All eight  passengers were treated to a scenic drive. The driver probably had all the time in the world and we chugged along merrily as I scribbled on paper what I saw. But moving on along the way, a waste disposal truck overtook us.  Phew, the stench. I saw the other passengers cringe and one lady spat out the window. I held my breath for a few seconds and the driver slowed down to let the truck speed on. Shouldn’t these waste disposal trucks be hermetically sealed? Are they dripping waste on the road? We have been warned about our health and how we must wash our hands after returning from the toilets and here is a truck smelling like a sewerage tank gone wrong. I doubt the driver can smell it because he's immune to the smell, ndifferent or because he is up wind. 

But moving on again I see a farmer on his “qasita” or harrow, if you like. It’s so nice to see modern technology intertwined with the old. It was an old wooden qasita. Then somewhere near Waimalika near Nadi Airport I spot a quaint little humped bridge, in an out of the way place. It brought memories of humped bridges that dot the moors in scenic Scotland or gardens in Japan set amongst the Cherry Blossoms. 

One of the things about Fiji is the friendliness of bus drivers. If you pull the bell, the driver looks up and you signal and he will stop where you want even in the middle of the road or where there is no bus stop. And he will stop for passengers who flag him even if there is no bus stop. Only in Fiji. Then we approach Nadi Airport and I see a Korean Airlines plane on the runway about to go to where ever it was going. Thoughts of tourist and Fiji citizens leaving Fiji for different places. Tourist going back home with satisfied looks and our people going for training or holidays. 

On the drive from Lautoka to Nadi we pass many international classed hotels, an international airport and two universities. We  pass logging and cane trucks.
On the way back to Lautoka we  get a second look at all this and as the bus speeds me back home I take in all the scenery a second time. Many people take all this for granted. Not me. This is my home.  It's beautiful. And yes life goes on.


Just wonderful said…
Another wonderful post Allen. You really capture the countryside and the whole atmosphere of the journey so well. I used to do this trip in the 1960s and when I read your piece, realised that not much has changed. The road was narrower and you went through Viseisei village instead of over the top of the hill. And they had all those lovely wooden shops on the corner as you went towards Saweni. Oh, and you'd drive right down the middle of that lovely Baka tree- lined avenue on the way to Natabua that you can still see off to one side today. The drivers in those days also used to drop you off right outside where you wanted to go. We'd sit up the back chewing our Bellboy bubble gum with our elbows out the window, the wind blowing through our hair. And depending on the time of year, you could smell the rotting mangoes through the stench of the diesel fumes streaming out the back. It was also the days before tapes and CDs so we didn't have to sit there like people do now, rolling their eyes when the driver turns up his favourite Bollywood song. Just the sound of the Leyland bus, a blast of acceleration and long pauses as the driver did his double shuffles to pick up speed. Isa noqu Viti totoka! The glory days when you'd shop at Beepees or Emaitches, when you could "Bank on the Wales" and when Crown cigarettes were "fit for a king" Allen, I really look forward to reading your stuff on Saturday. And I hope you don't mind me saying that as a writer, you're getting better all the time. Vinaka vakalevu bro.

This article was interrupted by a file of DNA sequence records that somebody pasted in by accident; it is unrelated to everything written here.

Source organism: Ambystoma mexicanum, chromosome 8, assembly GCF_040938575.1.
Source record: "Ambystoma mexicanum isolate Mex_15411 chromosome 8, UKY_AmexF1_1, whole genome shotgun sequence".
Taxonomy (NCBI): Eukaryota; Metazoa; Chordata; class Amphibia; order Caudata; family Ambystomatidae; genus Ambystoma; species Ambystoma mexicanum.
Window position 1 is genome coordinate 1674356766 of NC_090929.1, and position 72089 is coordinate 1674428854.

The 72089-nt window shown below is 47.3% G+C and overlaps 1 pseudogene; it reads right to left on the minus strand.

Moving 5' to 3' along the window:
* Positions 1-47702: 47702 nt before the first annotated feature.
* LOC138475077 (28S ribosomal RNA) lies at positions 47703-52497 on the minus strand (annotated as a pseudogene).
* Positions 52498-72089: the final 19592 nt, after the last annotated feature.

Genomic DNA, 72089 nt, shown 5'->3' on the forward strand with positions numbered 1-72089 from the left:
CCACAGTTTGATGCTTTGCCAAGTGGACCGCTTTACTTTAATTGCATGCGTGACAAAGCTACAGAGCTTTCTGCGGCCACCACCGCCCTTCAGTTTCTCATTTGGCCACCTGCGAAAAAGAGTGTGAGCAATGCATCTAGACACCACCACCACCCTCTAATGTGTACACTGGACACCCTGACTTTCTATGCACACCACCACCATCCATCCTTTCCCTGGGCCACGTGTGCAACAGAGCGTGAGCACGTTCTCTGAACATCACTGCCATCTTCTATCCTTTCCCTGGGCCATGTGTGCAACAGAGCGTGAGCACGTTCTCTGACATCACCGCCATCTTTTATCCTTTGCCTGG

Allen said…
Bula Just Wonderful...
Thank you, appreciate the kind words.